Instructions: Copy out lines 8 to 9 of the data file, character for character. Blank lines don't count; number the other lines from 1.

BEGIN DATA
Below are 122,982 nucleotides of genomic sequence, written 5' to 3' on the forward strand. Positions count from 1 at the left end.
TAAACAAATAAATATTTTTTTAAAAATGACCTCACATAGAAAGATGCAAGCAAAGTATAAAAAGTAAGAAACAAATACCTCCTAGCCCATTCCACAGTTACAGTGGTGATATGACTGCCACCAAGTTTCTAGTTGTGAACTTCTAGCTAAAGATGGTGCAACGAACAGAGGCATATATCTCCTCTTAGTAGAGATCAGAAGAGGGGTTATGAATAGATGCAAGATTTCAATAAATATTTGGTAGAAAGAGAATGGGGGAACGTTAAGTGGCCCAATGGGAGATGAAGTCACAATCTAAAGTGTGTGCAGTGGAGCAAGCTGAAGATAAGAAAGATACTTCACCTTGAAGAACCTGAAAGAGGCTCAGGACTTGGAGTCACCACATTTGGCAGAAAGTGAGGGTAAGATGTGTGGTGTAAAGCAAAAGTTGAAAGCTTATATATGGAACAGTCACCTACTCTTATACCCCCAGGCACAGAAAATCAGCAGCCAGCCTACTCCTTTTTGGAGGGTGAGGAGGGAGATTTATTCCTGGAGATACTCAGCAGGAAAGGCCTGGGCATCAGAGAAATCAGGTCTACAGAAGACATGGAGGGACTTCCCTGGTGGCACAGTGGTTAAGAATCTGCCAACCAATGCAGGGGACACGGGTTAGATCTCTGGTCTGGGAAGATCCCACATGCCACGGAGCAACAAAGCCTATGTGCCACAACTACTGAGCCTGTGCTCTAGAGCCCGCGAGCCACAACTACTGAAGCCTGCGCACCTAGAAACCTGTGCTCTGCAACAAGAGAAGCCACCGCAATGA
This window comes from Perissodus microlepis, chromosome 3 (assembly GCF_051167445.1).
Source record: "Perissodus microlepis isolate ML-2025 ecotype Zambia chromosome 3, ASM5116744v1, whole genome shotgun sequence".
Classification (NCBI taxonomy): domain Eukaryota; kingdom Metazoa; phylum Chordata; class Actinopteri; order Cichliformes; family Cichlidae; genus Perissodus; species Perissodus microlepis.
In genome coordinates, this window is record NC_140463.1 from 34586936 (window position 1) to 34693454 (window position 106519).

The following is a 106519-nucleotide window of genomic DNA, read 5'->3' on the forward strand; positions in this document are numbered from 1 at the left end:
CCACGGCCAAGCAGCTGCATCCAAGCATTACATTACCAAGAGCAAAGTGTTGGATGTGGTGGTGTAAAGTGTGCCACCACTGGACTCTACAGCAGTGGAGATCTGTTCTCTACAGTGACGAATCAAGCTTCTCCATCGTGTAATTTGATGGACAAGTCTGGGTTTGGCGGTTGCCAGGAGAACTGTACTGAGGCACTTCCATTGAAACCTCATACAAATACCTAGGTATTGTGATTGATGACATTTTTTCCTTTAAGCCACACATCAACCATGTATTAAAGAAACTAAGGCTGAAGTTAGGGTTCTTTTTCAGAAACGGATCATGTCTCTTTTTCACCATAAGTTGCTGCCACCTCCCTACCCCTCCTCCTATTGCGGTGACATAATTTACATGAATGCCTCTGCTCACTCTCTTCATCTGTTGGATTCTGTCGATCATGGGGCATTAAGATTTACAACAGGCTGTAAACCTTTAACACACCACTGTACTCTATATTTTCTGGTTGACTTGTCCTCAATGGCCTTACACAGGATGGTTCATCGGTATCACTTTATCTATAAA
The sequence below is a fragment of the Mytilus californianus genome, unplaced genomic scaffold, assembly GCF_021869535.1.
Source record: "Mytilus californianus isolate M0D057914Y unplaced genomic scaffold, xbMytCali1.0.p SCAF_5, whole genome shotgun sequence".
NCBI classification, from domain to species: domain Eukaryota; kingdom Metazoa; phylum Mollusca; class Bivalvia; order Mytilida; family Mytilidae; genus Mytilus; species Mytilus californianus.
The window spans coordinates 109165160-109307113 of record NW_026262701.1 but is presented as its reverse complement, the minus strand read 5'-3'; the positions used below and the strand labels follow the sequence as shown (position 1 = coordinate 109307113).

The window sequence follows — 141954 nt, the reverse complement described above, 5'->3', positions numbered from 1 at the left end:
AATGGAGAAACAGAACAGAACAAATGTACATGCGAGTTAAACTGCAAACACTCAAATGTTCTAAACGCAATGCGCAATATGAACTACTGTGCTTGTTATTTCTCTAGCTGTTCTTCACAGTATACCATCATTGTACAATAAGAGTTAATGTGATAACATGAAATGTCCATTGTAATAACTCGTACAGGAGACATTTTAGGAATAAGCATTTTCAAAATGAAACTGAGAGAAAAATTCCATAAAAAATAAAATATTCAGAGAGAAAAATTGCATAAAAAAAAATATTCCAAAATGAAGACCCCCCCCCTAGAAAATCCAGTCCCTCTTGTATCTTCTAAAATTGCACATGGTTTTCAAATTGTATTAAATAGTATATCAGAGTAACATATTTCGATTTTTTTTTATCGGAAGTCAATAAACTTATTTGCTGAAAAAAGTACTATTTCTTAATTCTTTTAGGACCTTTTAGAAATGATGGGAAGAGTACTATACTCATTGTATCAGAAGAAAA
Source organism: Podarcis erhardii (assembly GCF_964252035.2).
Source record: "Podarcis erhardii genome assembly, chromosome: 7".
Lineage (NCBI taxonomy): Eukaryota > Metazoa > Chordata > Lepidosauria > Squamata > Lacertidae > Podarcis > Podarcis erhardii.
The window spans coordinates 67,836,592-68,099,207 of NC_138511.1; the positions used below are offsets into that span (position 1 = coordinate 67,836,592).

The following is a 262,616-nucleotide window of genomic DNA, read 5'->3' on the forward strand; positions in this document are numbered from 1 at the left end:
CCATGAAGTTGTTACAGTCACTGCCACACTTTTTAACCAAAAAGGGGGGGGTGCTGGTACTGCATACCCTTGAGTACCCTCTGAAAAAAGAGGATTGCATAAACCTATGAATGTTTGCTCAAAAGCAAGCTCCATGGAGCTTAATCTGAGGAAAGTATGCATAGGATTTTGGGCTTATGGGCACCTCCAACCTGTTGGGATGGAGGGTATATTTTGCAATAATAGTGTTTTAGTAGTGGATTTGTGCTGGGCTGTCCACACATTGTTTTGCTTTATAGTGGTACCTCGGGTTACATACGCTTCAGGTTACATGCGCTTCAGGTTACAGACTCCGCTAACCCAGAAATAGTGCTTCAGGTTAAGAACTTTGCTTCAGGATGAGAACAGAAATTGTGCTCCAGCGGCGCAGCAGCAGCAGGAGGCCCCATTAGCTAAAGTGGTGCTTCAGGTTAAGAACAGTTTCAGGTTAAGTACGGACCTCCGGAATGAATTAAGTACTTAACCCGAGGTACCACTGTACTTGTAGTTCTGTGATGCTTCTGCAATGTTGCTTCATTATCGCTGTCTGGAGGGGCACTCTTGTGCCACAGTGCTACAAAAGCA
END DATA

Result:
CCACGGCCAAGCAGCTGCATCCAAGCATTACATTACCAAGAGCAAAGTGTTGGATGTGGTGGTGTAAAGTGTGCCACCACTGGACTCTACAGCAGTGGAGATCTGTTCTCTACAGTGACGAATCAAGCTTCTCCATCGTGTAATTTGATGGACAAGTCTGGGTTTGGCGGTTGCCAGGAGAACTGTACTGAGGCACTTCCATTGAAACCTCATACAAATACCTAGGTATTGTGATTGATGACATTTTTTCCTTTAAGCCACACATCAACCATGTATTAAAGAAACTAAGGCTGAAGTTAGGGTTCTTTTTCAGAAACGGATCATGTCTCTTTTTCACCATAAGTTGCTGCCACCTCCCTACCCCTCCTCCTATTGCGGTGACATAATTTACATGAATGCCTCTGCTCACTCTCTTCATCTGTTGGATTCTGTCGATCATGGGGCATTAAGATTTACAACAGGCTGTAAACCTTTAACACACCACTGTACTCTATATTTTCTGGTTGACTTGTCCTCAATGGCCTTACACAGGATGGTTCATCGGTATCACTTTATCTATAAA
The sequence below is a fragment of the Mytilus californianus genome, unplaced genomic scaffold, assembly GCF_021869535.1.